Planning for GDPR compliance
At the time of writing, it's just over one year to go until the GDPR (General Data Protection Regulation) comes fully into force across the EU. By May 2018, we are also to have new data protection legislation in place in the Isle of Man that is – if not identical – in all essentials equivalent to the GDPR. These changes will affect any Isle of Man organisation that handles personal information about individuals, regardless of size.
All indications are that compliance with the new legislation will be expected from day one. For those organisations that are compliant with the current Data Protection Act, GDPR compliance should not be overly burdensome. However, our experience indicates that many local organisations are far from compliant with parts of the existing legislation, meaning that they have a lot to do to close the gap between the current state and where they need to be by May next year.
So, with a year left in which to prepare, what should you be focusing on? With much to be done, and time and resource likely to be tight, taking the right approach from the outset is key. Our experience of working with clients on GDPR remediation projects has highlighted several steps that should always be undertaken before you start formulating a GDPR remediation plan.
1. Know your starting point
Do you know what you are doing well at the moment, and where you may have gaps?
The GDPR brings enhancements of existing data protection legislation (particularly in the area of individual rights), as well as new requirements (such as incorporating privacy by design and default into your business processes). Unless you have full visibility of the current state of your data privacy framework, you will find it difficult to assess the extent of the work that will be required to achieve compliance with the GDPR.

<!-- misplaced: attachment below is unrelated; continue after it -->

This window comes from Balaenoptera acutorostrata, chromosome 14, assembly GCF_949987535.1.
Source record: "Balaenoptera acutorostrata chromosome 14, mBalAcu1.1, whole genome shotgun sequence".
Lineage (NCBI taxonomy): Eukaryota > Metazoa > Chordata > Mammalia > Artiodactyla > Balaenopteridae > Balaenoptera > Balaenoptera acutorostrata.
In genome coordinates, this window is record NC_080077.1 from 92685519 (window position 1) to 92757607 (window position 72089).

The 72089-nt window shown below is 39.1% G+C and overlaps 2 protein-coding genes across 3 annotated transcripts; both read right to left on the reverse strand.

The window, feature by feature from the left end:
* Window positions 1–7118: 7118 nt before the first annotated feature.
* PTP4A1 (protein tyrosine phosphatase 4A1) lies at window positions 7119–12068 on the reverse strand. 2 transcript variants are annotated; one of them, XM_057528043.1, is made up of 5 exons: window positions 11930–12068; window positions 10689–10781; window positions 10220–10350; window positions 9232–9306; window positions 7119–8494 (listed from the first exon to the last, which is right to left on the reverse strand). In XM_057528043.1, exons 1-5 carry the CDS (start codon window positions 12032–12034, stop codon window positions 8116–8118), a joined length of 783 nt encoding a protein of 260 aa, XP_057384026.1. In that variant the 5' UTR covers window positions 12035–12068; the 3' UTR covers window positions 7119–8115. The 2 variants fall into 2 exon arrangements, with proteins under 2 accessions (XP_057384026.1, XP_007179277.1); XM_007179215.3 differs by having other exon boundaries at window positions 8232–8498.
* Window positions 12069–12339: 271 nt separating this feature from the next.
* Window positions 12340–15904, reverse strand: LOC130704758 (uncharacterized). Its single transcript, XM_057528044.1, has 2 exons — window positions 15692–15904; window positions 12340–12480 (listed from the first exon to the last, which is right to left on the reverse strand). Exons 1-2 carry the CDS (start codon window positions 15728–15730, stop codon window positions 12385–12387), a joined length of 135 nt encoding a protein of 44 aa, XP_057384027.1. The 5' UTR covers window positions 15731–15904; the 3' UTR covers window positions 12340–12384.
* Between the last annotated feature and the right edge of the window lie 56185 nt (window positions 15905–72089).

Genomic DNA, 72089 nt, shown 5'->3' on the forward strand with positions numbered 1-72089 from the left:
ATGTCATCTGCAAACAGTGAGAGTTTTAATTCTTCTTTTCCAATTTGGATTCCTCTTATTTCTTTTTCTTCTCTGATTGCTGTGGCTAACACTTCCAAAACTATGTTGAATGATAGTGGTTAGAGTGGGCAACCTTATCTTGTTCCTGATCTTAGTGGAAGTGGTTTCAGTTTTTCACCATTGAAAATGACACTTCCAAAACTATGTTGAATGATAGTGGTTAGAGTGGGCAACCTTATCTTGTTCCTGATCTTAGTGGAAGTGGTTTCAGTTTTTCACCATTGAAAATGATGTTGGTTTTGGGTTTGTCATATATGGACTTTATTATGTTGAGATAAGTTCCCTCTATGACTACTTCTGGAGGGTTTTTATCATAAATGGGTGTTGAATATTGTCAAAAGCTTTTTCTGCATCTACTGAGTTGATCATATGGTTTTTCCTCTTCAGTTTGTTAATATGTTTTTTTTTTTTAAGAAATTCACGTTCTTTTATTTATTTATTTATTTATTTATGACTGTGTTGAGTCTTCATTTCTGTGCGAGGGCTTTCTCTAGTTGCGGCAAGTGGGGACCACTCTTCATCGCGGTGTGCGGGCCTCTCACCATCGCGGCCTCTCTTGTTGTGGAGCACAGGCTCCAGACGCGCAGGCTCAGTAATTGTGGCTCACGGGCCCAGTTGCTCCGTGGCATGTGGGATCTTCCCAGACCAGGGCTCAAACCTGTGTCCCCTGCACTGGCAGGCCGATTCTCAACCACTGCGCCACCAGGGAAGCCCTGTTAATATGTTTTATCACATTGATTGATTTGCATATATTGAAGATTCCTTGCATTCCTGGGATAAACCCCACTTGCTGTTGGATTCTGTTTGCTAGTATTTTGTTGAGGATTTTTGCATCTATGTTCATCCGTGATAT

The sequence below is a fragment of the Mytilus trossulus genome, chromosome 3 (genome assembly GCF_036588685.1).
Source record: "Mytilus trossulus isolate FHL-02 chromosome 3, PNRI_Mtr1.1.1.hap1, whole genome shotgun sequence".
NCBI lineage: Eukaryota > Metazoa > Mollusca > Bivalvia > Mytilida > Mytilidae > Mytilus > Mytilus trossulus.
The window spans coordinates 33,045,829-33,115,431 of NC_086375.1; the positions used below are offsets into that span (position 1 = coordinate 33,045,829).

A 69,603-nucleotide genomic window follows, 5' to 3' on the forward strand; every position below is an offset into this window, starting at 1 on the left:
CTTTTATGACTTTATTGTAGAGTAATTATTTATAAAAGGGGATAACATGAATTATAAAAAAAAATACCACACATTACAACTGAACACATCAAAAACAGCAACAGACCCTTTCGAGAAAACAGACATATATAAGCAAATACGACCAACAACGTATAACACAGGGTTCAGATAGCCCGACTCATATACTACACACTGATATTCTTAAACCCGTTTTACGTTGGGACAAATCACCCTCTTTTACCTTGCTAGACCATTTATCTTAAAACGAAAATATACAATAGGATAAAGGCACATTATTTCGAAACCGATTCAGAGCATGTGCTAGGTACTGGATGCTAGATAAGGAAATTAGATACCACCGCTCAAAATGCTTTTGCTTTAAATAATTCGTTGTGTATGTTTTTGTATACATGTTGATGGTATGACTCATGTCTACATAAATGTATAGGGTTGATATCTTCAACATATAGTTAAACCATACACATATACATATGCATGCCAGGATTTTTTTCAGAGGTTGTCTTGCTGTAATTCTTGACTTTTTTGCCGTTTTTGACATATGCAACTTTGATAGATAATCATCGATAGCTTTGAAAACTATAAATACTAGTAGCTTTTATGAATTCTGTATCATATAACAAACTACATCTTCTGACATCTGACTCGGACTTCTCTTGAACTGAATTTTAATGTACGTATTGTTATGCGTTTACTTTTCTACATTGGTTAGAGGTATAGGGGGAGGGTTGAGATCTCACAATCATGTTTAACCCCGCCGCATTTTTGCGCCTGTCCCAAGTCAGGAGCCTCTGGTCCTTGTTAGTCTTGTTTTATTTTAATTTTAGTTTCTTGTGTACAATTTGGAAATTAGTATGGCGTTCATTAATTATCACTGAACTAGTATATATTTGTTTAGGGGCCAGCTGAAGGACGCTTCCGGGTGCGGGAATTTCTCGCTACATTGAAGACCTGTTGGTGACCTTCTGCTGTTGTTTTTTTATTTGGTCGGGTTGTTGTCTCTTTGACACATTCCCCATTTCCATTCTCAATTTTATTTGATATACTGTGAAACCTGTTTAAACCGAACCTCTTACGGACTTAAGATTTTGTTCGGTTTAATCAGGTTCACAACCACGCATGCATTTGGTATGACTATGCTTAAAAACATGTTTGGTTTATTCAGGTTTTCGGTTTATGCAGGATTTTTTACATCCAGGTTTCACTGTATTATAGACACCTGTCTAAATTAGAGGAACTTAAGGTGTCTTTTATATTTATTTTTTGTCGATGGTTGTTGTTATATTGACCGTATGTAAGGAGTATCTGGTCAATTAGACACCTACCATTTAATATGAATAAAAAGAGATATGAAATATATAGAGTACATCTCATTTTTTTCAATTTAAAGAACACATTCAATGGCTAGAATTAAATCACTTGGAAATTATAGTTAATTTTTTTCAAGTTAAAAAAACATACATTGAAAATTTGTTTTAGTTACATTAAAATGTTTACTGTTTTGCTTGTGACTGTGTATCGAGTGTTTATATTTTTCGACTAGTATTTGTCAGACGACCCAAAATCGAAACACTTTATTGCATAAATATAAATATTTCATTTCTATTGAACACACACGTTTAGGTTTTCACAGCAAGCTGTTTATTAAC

2. Understand your risk profile
Many of the requirements of the GDPR require a proportionate response to the risks inherent in the personal data you are processing, the nature and scope of the processing activities, and the risks to the rights and freedoms of the data subject. When carrying out an initial risk assessment, you should be taking into consideration:
- the nature and volume of personal information processed across your business functions
- the risks to the data subjects arising from your processing activities
- the jurisdictions in which you operate
- potential penalties you could incur if you get it wrong, including reputational damage; and
- your own risk appetite
3. Develop your vision and strategy for GDPR compliance
An articulated vision for GDPR compliance will enable you to identify the matters that are most important to you, and not get lost in trying to deal with technical points of legal compliance.
Developing a vision can be as straightforward as deciding whether you are aiming for simple legal compliance, or aiming to differentiate yourselves by adopting best practice, even when this goes beyond what the law requires. Your decisions at this stage should set the tone and the expectations for the entire project, and will guide any decisions regarding the nature or extent of work to be carried out to ensure you meet your GDPR compliance objectives.
Once you have developed a vision for your desired end state, then you can put in place a strategy to deliver that vision and the structures through which this will occur.
4. Plan for business as usual
There is no merit in creating a complex privacy programme if you do not have the resource to maintain, monitor and assess the output. You must be capable of sustaining and monitoring whatever you put in place, either through your existing compliance programme or as an extension to it. If you do not plan for 'business as usual', you risk wasting time and resource.
Throughout this process, it is important to realise that there is no 'one-size-fits-all' solution to GDPR compliance. What works for the organisation next door won't necessarily be right for you, and vice versa. What is important is achieving a clear vision and tailored approach for your organisation, so you can ensure that any remediation work you undertake will be aligned to your business objectives and priorities.
And with only 52 weeks to go (or less by the time you're reading this), you can't afford to waste time getting it wrong.
The content of this article is intended to provide a general guide to the subject matter. Specialist advice should be sought about your specific circumstances.